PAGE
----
Dopant behavior in complex semiconductor systems

Kong, Ning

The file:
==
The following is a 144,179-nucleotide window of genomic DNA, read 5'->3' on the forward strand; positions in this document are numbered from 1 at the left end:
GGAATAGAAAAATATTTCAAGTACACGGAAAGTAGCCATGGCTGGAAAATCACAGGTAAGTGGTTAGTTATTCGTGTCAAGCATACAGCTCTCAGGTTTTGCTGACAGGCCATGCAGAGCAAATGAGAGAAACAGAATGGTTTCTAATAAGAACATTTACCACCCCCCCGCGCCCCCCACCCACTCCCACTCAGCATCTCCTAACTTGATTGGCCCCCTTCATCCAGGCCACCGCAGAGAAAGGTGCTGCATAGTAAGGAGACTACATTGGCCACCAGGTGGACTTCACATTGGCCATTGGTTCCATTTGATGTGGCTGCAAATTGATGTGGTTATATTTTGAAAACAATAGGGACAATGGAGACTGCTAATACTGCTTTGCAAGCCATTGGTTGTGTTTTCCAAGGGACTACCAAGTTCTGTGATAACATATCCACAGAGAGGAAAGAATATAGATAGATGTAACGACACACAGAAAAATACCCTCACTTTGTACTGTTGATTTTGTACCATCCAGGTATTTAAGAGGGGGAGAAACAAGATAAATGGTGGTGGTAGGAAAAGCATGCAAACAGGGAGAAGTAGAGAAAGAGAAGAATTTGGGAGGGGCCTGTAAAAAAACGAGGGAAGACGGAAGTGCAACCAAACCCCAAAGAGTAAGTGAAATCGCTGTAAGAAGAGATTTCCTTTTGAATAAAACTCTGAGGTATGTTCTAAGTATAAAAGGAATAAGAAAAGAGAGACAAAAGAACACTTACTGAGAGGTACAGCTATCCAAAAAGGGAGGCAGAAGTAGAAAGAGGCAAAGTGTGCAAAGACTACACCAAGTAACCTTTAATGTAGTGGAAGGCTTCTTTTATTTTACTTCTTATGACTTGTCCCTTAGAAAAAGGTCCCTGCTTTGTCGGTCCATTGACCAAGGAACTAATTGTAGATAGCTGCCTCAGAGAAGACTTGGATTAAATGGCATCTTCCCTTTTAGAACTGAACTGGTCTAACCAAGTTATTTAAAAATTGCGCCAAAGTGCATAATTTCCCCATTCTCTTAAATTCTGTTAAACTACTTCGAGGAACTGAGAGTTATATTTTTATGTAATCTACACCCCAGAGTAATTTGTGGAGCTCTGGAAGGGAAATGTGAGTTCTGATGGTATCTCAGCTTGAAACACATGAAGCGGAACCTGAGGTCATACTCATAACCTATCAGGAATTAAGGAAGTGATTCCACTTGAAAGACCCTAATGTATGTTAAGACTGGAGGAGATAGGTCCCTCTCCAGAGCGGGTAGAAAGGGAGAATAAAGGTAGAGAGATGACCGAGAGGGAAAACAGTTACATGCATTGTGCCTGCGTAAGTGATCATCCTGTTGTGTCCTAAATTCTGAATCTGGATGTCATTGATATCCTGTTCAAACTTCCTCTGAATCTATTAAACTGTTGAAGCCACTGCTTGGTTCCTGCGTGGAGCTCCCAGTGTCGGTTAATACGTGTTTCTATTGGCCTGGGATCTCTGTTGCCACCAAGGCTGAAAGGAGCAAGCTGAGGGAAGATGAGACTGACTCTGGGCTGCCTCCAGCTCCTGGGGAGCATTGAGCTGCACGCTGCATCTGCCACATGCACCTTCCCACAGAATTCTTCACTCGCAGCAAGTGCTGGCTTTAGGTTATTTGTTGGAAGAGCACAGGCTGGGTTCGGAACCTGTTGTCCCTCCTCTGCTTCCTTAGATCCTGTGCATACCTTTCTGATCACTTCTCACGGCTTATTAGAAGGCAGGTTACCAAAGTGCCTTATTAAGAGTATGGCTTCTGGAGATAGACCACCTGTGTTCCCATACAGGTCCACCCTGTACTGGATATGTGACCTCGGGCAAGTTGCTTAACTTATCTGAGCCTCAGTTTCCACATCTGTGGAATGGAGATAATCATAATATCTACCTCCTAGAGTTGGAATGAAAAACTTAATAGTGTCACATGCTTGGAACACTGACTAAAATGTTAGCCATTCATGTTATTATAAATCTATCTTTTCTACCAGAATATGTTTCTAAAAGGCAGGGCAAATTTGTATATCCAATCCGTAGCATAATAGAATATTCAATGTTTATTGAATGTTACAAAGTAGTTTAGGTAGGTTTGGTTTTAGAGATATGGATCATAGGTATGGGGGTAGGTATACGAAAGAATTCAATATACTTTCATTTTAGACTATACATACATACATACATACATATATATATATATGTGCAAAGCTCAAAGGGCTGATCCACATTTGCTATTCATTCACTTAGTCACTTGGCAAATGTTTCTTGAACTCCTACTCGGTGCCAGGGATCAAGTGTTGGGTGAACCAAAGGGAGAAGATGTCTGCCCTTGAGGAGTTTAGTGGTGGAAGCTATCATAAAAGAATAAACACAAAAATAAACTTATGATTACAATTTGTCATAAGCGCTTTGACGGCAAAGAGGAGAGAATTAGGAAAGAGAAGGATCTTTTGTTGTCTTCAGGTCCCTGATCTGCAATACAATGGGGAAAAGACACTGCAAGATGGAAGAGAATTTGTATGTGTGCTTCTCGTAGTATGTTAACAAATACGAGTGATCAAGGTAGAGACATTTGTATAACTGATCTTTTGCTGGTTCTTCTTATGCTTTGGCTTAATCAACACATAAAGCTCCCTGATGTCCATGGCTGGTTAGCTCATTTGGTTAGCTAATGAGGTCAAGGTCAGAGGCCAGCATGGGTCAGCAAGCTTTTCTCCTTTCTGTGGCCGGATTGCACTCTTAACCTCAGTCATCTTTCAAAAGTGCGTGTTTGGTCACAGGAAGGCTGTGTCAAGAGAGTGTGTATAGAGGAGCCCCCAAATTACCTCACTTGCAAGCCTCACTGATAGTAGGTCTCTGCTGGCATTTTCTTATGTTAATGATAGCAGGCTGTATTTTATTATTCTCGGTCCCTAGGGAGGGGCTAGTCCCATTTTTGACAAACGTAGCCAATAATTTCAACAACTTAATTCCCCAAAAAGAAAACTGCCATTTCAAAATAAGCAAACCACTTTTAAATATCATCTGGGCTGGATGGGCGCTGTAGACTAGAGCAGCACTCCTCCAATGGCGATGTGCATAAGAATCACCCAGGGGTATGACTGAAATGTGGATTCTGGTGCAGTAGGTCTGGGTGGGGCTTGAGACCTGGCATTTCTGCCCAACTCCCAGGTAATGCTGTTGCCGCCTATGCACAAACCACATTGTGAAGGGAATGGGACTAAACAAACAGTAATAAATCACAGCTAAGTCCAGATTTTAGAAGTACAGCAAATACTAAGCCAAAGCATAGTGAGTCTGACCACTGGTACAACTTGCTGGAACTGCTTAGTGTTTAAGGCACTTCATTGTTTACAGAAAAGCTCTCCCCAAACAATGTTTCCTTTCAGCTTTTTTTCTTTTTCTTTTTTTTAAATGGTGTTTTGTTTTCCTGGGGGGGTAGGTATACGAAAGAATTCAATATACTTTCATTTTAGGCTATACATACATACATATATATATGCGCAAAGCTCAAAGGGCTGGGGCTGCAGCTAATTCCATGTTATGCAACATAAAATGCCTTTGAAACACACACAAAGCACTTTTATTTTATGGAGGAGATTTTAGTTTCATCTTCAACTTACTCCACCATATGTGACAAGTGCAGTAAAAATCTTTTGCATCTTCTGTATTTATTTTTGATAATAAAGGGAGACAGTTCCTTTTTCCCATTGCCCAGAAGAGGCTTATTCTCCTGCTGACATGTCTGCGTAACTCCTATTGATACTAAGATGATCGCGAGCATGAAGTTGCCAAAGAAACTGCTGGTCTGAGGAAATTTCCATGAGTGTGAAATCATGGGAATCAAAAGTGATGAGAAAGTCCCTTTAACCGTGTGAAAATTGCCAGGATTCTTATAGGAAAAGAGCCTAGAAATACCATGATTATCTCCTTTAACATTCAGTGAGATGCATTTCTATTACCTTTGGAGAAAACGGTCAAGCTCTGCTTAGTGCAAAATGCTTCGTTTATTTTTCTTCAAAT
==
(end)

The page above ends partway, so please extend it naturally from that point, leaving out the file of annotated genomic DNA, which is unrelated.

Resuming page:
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As the size of modern transistors is continuously scaled down, challenges rise in almost every component of a silicon device. Formation of ultra shallow junction (USJ) with high activation level is particularly important for suppressing short channel effects. However, the formation of low resistance USJ is made difficult by dopant Transient Enhanced Diffusion (TED) and clustering-induced deactivation. In this work, we proposed a novel point defect engineering solution to address the arsenic TED challenge. By overlapping arsenic doped region with silicon interstitials and vacancies, we observed enhanced and retarded arsenic diffusion upon anneal, respectively. We explain this phenomenon by arsenic interstitial diffusion mechanism. In addition, we implemented this interstitial-based mechanism into a kinetic Monte Carlo (kMC) simulator. The key role of interstitials in arsenic TED is confirmed. And we demonstrated that the simulator has an improved prediction capability for arsenic TED and deactivation. As a long time unsolved process challenge, arsenic segregation at SiO₂/Si interface was investigated using density functional theory (DFT) calculation. The segregation-induced arsenic dose loss not only increases resistance but also may induce interface states. We identified three arsenic complex configurations, [chemical formula] , [chemical formula] and [chemical formula], which are highly stabilized at SiO₂/Si interface due to the unique local bonding environments. Therefore, they could contribute to arsenic segregation as both initial stage precursors and dopant trapping sites. Our calculation indicates that arsenic atoms trapped in such interface complexes are electrically inactive. Finally, the formation and evolution dynamics of these interface arsenic-defect complexes are discussed and kMC models are constructed to describe the segregation effects. A potential problem for the p-type USJ formation is the recently found transient fast boron diffusion during solid phase epitaxial regrowth process. Using DFT calculations and molecular dynamics simulation, we identified an interstitial-based mechanism of fast boron diffusion in amorphous silicon. The activation energy for this diffusion mechanism is in good agreement with experimental results. In addition, this mechanism is consistent with the experimentally reported transient and concentration-dependent features of boron diffusion in amorphous silicon.